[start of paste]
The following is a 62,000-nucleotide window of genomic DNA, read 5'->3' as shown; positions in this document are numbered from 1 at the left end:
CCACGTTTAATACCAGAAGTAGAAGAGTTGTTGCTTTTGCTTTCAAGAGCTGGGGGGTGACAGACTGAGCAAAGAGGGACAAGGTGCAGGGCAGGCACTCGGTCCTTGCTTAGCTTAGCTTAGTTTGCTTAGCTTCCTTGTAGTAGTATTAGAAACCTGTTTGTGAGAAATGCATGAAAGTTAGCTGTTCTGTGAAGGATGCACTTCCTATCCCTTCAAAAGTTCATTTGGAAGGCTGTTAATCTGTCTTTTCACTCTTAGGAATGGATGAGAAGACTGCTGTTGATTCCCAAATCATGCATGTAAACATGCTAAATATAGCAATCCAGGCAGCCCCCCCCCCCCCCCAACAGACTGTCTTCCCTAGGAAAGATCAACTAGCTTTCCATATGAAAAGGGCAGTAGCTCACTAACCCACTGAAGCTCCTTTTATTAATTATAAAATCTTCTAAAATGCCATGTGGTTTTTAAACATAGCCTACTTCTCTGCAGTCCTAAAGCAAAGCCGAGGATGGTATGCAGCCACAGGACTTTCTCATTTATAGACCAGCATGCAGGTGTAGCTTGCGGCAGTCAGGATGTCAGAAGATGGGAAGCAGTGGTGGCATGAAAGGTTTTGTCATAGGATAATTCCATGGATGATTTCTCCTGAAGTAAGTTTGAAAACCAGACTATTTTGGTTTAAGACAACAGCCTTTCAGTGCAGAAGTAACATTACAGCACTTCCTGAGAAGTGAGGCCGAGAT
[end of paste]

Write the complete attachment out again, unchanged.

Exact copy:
The following is a 62,000-nucleotide window of genomic DNA, read 5'->3' as shown; positions in this document are numbered from 1 at the left end:
CCACGTTTAATACCAGAAGTAGAAGAGTTGTTGCTTTTGCTTTCAAGAGCTGGGGGGTGACAGACTGAGCAAAGAGGGACAAGGTGCAGGGCAGGCACTCGGTCCTTGCTTAGCTTAGCTTAGTTTGCTTAGCTTCCTTGTAGTAGTATTAGAAACCTGTTTGTGAGAAATGCATGAAAGTTAGCTGTTCTGTGAAGGATGCACTTCCTATCCCTTCAAAAGTTCATTTGGAAGGCTGTTAATCTGTCTTTTCACTCTTAGGAATGGATGAGAAGACTGCTGTTGATTCCCAAATCATGCATGTAAACATGCTAAATATAGCAATCCAGGCAGCCCCCCCCCCCCCCCAACAGACTGTCTTCCCTAGGAAAGATCAACTAGCTTTCCATATGAAAAGGGCAGTAGCTCACTAACCCACTGAAGCTCCTTTTATTAATTATAAAATCTTCTAAAATGCCATGTGGTTTTTAAACATAGCCTACTTCTCTGCAGTCCTAAAGCAAAGCCGAGGATGGTATGCAGCCACAGGACTTTCTCATTTATAGACCAGCATGCAGGTGTAGCTTGCGGCAGTCAGGATGTCAGAAGATGGGAAGCAGTGGTGGCATGAAAGGTTTTGTCATAGGATAATTCCATGGATGATTTCTCCTGAAGTAAGTTTGAAAACCAGACTATTTTGGTTTAAGACAACAGCCTTTCAGTGCAGAAGTAACATTACAGCACTTCCTGAGAAGTGAGGCCGAGAT